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Q: On a coordinate plane the coordinates of vertices R and T for a polygon are R( and acirc and 136 and 1467 3) and T(3 3). What is the length of Side RT of the polygon?

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Coordinates: R is (-6, 2) and T is (1, 2) Length of side RT is 7 units using the distance formula

What do you mean by "arc length of a circle"? If you mean the arc length between two adjacent vertices of the inscribed polygon, then: If the polygon is irregular then the arc length between adjacent vertices of the polygon will vary and it is impossible to calculate and the angle between the radii must be measured from the diagram using a protractor if the angle is not marked. The angle is a fraction of a whole turn (which is 360° or 2π radians) which can be multiplied by the circumference of the circle to find the arc length between the radii: arc_length = 2πradius × angle/angle_of_full_turn → arc_length = 2πradius × angle_in_degrees/360° or arc_length = 2πradius × angle_in_radians/2π = radius × angle_in_radians If there is a regular polygon inscribed in a circle, then there will be a constant angle between the radii of the circle between the adjacent vertices of the polygon and each arc between adjacent vertices will be the same length; assuming you know the radius of the circle, the arc length is thus one number_of_sides_th of the circumference of the circle, namely: arc_length_between_adjacent_vertices_of_inscribed_regular_polygon = 2πradius ÷ number_of_sides

There is not enough information to provide an answer. You need to know the coordinates of three vertices before you can find the coordinates of the fourth. Otherwise, there are alternative solutions using translations, reflections and rotations.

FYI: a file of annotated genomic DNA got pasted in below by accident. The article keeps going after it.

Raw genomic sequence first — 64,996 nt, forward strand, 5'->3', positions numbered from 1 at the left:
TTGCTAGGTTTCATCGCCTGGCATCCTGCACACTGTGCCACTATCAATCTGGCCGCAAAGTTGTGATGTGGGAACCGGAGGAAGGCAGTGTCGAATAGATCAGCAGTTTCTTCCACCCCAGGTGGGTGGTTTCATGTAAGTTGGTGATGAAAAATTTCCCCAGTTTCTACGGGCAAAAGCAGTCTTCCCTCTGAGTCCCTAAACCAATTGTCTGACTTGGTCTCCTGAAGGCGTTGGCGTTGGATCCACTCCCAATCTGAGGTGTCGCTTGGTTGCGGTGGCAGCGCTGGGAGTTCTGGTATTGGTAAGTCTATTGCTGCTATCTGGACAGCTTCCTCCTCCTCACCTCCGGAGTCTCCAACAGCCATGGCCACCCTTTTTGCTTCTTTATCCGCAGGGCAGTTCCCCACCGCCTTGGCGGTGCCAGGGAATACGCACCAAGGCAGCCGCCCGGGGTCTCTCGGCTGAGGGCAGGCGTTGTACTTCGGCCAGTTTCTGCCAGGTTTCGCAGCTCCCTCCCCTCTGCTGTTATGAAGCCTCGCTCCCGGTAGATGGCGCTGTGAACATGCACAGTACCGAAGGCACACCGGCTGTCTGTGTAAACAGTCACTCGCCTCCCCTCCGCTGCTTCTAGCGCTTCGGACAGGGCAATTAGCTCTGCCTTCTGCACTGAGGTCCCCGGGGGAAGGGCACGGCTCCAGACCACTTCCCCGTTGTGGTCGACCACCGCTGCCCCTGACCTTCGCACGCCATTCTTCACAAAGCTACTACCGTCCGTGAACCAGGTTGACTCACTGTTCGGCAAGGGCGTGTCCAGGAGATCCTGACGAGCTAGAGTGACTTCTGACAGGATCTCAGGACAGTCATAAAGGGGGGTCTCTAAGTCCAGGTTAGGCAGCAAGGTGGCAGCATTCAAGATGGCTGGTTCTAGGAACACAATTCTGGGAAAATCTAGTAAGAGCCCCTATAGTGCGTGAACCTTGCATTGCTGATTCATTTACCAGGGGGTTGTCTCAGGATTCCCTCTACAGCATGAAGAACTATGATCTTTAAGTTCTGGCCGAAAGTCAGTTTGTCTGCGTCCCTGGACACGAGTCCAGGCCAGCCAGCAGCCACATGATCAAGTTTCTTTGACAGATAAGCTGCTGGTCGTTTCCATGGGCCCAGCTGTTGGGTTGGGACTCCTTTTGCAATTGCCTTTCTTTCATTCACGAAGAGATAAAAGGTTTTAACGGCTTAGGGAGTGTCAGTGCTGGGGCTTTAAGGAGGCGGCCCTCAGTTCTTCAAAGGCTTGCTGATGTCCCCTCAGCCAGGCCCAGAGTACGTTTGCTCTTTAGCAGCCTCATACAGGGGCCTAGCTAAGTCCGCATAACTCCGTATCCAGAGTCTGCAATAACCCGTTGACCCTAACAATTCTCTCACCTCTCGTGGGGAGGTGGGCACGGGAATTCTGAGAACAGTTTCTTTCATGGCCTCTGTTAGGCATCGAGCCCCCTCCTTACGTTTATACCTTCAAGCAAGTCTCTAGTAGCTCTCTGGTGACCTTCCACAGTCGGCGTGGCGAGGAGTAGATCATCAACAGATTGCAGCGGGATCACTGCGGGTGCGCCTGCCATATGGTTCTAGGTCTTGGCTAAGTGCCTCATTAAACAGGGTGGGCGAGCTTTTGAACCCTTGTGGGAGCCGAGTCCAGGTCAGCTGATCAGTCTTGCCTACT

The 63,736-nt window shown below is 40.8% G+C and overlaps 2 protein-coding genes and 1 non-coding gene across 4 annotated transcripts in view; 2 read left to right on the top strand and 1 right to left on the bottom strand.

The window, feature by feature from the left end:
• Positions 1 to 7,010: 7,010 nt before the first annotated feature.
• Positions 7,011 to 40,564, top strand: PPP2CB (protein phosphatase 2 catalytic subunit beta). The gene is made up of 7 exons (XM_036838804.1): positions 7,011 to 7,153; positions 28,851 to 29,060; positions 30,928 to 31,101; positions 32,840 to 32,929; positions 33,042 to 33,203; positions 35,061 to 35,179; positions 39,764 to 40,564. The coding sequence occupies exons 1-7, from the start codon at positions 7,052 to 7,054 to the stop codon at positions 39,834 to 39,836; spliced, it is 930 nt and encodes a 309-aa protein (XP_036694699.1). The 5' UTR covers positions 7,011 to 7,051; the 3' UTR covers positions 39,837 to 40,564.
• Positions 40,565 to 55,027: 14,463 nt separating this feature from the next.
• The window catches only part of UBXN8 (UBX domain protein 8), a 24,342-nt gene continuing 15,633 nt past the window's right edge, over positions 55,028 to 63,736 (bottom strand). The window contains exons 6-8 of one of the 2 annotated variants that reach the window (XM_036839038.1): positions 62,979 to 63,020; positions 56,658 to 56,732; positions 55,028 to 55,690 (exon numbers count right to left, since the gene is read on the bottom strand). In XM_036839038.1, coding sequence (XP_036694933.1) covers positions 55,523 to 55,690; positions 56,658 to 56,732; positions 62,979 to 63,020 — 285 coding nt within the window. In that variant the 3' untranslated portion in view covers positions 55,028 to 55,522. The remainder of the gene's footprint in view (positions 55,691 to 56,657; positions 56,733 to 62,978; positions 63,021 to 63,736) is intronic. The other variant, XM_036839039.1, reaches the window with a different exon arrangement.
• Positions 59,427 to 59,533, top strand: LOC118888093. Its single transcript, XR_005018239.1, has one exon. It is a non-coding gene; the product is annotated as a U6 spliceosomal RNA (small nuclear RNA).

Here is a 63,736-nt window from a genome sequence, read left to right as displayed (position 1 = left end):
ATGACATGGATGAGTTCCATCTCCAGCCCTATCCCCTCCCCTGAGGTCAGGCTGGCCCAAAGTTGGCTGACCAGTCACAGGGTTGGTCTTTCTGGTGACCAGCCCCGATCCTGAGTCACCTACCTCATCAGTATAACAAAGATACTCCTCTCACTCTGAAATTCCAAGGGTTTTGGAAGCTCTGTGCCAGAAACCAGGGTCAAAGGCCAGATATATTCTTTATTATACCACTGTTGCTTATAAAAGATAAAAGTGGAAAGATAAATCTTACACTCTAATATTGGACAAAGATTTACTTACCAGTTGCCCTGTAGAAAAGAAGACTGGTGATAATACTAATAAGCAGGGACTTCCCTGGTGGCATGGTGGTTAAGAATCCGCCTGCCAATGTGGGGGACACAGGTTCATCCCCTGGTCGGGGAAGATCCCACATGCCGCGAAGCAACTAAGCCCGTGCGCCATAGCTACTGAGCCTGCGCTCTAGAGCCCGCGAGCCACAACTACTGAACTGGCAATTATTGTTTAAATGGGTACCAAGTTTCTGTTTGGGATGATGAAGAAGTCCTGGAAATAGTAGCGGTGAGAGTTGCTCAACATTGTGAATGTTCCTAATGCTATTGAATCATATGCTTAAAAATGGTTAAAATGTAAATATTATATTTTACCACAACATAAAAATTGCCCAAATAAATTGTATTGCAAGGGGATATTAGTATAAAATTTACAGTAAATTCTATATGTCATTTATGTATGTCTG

#include<iostream> #include<vector> #include<assert.h> // Typdefs to hide unnecessary implementation detail and remove verbosity. using Coordinates = std::pair<int,int>; using Polygon = std::vector<Coordinates>; // Calculate the area of a given polygon. int area (const Polygon& polygon) { // The given polygon must list all vertices in the correct sequence // either clockwise or anti-clockwise. It does not matter which // vertex begins the sequence, but the last vertex is assumed to // join the first. // Initialise an accumulator. int accumulator = 0; // A polygon with less than 3 vertices is no polygon! if (polygon.size() < 3) return accumulator; // The last vertex is the previous vertex to the first vertex. // We'll deal with this specific pair of vertices first. size_t previous = polygon.size() - 1; // Iterate through all vertices in sequence. for (size_t current=0; current<polygon.size(); ++current) { // The previous and current vertices form an edge. We need to calculate // the area of the imaginary rectangle extending horizontally from this // edge until it meets the Y-axis. This edge may not be vertical so we // also extend in the opposite direction by the same amount. That is, // for vertices {x1, y1} and {x2, y2}, the imaginary rectangle's opposing // corners will be at imaginary vertices {0, y1}, {x1+x2, y2}. The area // of this imaginary rectangle is therefore (x1+x2)*(y1-y2). // Note: the imaginary rectangle's area may be negative but that's OK. // It'll simply be subtracted from the accumulator and that's exactly // what we want. accumulator += (polygon[previous].first + polygon[current].first) * (polygon[previous].second - polygon[current].second); // The current vertex now becomes the previous vertex // in readiness for the next iteration. previous = current; } // Remove the sign (make absolute). accumulator *= (accumulator<0) ? -1 : 1; // At this point the accumulated total is guaranteed to be an even // number (as we'll see). But let's play safe and assert that fact. assert (accumulator % 2 == 0); // Since each imaginary rectangle was exactly double what we needed // (because we extended in both directions), divide the accumulated // total by 2. It's more efficient to do that here, once, rather // than for each individual rectangle. We don't have to worry about // fractions since the accumulator is guaranteed to be even. return accumulator / 2; } // Driver to test the function. int main() { Polygon square; square.push_back (Coordinates (0, 0)); square.push_back (Coordinates (0, 10)); square.push_back (Coordinates (10, 10)); square.push_back (Coordinates (10, 0)); assert (area (square) == 100); std::cout << "Square (10 x 10) has area " << area (square) << std::endl; Polygon triangle; triangle.push_back (Coordinates (0, 0)); triangle.push_back (Coordinates (0, 6)); triangle.push_back (Coordinates (8, 0)); assert (area (triangle) == 24); std::cout << "Right-angled triangle (width 8, height 6) has area " << area (triangle) << std::endl; Polygon irregular; irregular.push_back (Coordinates (0, 0)); irregular.push_back (Coordinates (0, 14)); irregular.push_back (Coordinates (8, 14)); irregular.push_back (Coordinates (8, 4)); irregular.push_back (Coordinates (12, 4)); irregular.push_back (Coordinates (12, 0)); assert (area (irregular) == 128); std::cout << "6-sided irregular polygon has area " << area (irregular) << std::endl; Polygon line; line.push_back (Coordinates (0, 0)); line.push_back (Coordinates (0, 4)); line.push_back (Coordinates (0, 8)); assert (area (line) == 0); std::cout << "3 points on a line of length 8 has area " << area (line) << std::endl; }